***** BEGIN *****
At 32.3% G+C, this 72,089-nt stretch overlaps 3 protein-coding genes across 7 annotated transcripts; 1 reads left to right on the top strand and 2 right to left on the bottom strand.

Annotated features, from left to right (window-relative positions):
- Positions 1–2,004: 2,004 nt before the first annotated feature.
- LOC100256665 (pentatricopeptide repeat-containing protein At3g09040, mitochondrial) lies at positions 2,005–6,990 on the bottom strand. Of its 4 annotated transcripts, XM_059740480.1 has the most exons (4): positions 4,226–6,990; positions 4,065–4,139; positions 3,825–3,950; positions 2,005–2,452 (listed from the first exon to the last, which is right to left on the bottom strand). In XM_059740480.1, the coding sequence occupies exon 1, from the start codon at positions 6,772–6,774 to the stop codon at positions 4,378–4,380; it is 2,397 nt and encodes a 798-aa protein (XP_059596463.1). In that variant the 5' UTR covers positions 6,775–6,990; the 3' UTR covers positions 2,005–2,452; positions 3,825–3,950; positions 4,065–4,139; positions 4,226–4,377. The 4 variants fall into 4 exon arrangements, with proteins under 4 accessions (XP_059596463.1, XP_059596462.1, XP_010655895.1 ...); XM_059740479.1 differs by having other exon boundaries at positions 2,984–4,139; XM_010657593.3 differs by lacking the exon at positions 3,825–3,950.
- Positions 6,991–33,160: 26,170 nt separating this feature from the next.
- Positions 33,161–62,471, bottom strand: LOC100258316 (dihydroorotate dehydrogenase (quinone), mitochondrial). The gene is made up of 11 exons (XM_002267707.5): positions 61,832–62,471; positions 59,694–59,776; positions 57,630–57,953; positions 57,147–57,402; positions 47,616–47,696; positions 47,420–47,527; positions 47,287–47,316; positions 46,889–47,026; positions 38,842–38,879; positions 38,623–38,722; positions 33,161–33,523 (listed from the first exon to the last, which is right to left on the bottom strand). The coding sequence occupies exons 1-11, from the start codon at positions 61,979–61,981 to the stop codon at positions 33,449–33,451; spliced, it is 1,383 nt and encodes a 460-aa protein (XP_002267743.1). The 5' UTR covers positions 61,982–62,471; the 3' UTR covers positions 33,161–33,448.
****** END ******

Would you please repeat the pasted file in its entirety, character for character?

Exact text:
At 32.3% G+C, this 72,089-nt stretch overlaps 3 protein-coding genes across 7 annotated transcripts; 1 reads left to right on the top strand and 2 right to left on the bottom strand.

Annotated features, from left to right (window-relative positions):
- Positions 1–2,004: 2,004 nt before the first annotated feature.
- LOC100256665 (pentatricopeptide repeat-containing protein At3g09040, mitochondrial) lies at positions 2,005–6,990 on the bottom strand. Of its 4 annotated transcripts, XM_059740480.1 has the most exons (4): positions 4,226–6,990; positions 4,065–4,139; positions 3,825–3,950; positions 2,005–2,452 (listed from the first exon to the last, which is right to left on the bottom strand). In XM_059740480.1, the coding sequence occupies exon 1, from the start codon at positions 6,772–6,774 to the stop codon at positions 4,378–4,380; it is 2,397 nt and encodes a 798-aa protein (XP_059596463.1). In that variant the 5' UTR covers positions 6,775–6,990; the 3' UTR covers positions 2,005–2,452; positions 3,825–3,950; positions 4,065–4,139; positions 4,226–4,377. The 4 variants fall into 4 exon arrangements, with proteins under 4 accessions (XP_059596463.1, XP_059596462.1, XP_010655895.1 ...); XM_059740479.1 differs by having other exon boundaries at positions 2,984–4,139; XM_010657593.3 differs by lacking the exon at positions 3,825–3,950.
- Positions 6,991–33,160: 26,170 nt separating this feature from the next.
- Positions 33,161–62,471, bottom strand: LOC100258316 (dihydroorotate dehydrogenase (quinone), mitochondrial). The gene is made up of 11 exons (XM_002267707.5): positions 61,832–62,471; positions 59,694–59,776; positions 57,630–57,953; positions 57,147–57,402; positions 47,616–47,696; positions 47,420–47,527; positions 47,287–47,316; positions 46,889–47,026; positions 38,842–38,879; positions 38,623–38,722; positions 33,161–33,523 (listed from the first exon to the last, which is right to left on the bottom strand). The coding sequence occupies exons 1-11, from the start codon at positions 61,979–61,981 to the stop codon at positions 33,449–33,451; spliced, it is 1,383 nt and encodes a 460-aa protein (XP_002267743.1). The 5' UTR covers positions 61,982–62,471; the 3' UTR covers positions 33,161–33,448.